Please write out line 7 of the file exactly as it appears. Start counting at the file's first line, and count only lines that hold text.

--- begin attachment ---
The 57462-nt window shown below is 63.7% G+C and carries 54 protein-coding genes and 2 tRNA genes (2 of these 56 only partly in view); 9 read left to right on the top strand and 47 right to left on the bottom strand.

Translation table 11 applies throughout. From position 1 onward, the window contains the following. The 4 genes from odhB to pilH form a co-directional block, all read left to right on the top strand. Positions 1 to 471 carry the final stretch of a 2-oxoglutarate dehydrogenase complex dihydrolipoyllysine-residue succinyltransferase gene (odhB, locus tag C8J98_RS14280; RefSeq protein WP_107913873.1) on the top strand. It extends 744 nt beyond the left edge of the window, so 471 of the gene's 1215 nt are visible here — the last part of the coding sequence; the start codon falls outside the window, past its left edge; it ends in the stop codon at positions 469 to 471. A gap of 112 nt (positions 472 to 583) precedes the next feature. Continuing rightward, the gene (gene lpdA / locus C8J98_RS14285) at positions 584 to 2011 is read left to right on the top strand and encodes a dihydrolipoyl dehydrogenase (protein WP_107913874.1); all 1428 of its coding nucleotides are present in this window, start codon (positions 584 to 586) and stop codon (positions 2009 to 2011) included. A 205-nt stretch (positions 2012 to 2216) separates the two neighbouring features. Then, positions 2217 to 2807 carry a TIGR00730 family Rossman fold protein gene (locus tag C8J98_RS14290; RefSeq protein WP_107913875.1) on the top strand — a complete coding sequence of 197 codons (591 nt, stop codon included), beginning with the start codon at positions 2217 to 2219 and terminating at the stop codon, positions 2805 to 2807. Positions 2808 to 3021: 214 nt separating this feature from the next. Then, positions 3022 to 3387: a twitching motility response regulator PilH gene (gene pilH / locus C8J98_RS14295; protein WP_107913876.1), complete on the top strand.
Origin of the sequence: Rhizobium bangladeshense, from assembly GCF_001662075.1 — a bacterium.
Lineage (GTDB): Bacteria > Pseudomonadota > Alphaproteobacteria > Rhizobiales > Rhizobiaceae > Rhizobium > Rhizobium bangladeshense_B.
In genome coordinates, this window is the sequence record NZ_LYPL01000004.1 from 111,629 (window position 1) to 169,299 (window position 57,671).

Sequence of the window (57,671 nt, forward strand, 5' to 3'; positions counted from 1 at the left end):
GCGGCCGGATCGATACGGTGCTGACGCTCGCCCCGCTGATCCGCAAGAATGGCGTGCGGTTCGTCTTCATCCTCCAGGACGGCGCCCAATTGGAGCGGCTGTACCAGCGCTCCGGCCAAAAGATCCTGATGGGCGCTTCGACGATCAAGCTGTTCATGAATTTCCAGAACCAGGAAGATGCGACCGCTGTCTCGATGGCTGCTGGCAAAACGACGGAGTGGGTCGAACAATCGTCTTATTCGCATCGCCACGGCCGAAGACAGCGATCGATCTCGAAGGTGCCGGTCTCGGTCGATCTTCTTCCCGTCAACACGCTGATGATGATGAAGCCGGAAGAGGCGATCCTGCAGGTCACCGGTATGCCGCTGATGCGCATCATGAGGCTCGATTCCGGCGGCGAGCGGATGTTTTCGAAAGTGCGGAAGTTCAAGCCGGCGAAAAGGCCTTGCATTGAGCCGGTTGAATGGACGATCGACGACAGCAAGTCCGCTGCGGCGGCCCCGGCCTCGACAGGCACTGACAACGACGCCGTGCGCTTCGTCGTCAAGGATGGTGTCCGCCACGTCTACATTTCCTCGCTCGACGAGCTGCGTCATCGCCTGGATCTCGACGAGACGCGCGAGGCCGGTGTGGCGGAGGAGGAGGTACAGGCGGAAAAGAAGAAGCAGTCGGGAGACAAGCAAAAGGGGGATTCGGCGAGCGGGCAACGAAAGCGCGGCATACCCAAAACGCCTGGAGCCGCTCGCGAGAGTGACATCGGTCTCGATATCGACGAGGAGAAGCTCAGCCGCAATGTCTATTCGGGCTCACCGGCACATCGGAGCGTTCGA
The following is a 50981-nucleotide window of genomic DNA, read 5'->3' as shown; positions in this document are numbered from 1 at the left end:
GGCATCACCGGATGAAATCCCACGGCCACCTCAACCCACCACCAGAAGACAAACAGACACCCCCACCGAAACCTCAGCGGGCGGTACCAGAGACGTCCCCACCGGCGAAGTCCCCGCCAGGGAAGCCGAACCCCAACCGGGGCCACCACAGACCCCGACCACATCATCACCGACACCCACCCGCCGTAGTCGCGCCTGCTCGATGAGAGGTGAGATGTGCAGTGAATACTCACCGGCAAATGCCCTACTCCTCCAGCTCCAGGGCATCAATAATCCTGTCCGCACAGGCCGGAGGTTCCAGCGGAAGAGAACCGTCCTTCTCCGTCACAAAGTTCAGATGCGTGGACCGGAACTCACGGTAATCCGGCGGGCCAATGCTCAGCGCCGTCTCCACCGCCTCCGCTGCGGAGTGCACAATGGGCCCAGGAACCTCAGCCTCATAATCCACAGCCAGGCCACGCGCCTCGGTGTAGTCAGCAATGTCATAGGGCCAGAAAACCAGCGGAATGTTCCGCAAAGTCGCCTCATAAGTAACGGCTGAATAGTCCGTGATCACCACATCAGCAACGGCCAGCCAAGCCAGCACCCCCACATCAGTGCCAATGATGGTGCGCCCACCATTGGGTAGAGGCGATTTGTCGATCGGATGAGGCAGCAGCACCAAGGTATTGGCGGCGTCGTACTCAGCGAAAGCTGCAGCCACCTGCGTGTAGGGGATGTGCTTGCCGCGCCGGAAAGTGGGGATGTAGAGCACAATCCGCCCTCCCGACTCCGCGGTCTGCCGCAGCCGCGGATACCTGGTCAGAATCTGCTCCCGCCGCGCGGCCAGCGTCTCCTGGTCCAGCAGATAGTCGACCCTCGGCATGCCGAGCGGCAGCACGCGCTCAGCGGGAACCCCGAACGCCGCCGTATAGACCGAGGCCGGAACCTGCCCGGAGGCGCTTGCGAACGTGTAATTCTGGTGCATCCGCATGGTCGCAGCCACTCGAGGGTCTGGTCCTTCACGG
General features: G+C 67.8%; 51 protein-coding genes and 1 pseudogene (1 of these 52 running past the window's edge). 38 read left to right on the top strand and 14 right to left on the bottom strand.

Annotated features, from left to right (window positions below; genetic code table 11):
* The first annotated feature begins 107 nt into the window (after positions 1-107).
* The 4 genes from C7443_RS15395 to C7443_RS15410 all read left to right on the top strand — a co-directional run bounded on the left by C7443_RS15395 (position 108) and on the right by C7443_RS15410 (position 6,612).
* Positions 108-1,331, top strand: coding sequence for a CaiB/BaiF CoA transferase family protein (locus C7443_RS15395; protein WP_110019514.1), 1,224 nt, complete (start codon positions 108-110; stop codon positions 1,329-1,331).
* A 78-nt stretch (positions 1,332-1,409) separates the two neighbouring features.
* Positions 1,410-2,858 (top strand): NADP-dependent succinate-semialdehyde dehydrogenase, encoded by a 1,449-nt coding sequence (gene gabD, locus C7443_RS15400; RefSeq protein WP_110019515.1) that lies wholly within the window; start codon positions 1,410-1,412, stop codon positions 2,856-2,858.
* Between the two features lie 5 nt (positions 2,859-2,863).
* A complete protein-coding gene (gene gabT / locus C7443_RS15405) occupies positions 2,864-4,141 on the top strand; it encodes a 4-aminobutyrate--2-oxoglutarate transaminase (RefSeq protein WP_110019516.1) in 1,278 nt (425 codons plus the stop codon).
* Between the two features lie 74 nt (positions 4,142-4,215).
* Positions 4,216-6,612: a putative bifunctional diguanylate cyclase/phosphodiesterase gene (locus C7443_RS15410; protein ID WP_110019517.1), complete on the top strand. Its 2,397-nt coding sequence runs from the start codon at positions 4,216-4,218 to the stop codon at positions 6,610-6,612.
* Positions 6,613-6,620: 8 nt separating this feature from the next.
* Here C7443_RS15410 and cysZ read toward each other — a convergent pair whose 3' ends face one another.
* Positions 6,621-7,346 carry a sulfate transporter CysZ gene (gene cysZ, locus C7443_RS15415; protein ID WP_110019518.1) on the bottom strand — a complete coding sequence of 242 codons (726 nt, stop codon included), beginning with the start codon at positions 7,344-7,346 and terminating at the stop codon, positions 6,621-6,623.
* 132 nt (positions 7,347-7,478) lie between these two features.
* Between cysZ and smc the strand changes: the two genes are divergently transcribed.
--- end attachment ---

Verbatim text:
GCGGCCGGATCGATACGGTGCTGACGCTCGCCCCGCTGATCCGCAAGAATGGCGTGCGGTTCGTCTTCATCCTCCAGGACGGCGCCCAATTGGAGCGGCTGTACCAGCGCTCCGGCCAAAAGATCCTGATGGGCGCTTCGACGATCAAGCTGTTCATGAATTTCCAGAACCAGGAAGATGCGACCGCTGTCTCGATGGCTGCTGGCAAAACGACGGAGTGGGTCGAACAATCGTCTTATTCGCATCGCCACGGCCGAAGACAGCGATCGATCTCGAAGGTGCCGGTCTCGGTCGATCTTCTTCCCGTCAACACGCTGATGATGATGAAGCCGGAAGAGGCGATCCTGCAGGTCACCGGTATGCCGCTGATGCGCATCATGAGGCTCGATTCCGGCGGCGAGCGGATGTTTTCGAAAGTGCGGAAGTTCAAGCCGGCGAAAAGGCCTTGCATTGAGCCGGTTGAATGGACGATCGACGACAGCAAGTCCGCTGCGGCGGCCCCGGCCTCGACAGGCACTGACAACGACGCCGTGCGCTTCGTCGTCAAGGATGGTGTCCGCCACGTCTACATTTCCTCGCTCGACGAGCTGCGTCATCGCCTGGATCTCGACGAGACGCGCGAGGCCGGTGTGGCGGAGGAGGAGGTACAGGCGGAAAAGAAGAAGCAGTCGGGAGACAAGCAAAAGGGGGATTCGGCGAGCGGGCAACGAAAGCGCGGCATACCCAAAACGCCTGGAGCCGCTCGCGAGAGTGACATCGGTCTCGATATCGACGAGGAGAAGCTCAGCCGCAATGTCTATTCGGGCTCACCGGCACATCGGAGCGTTCGA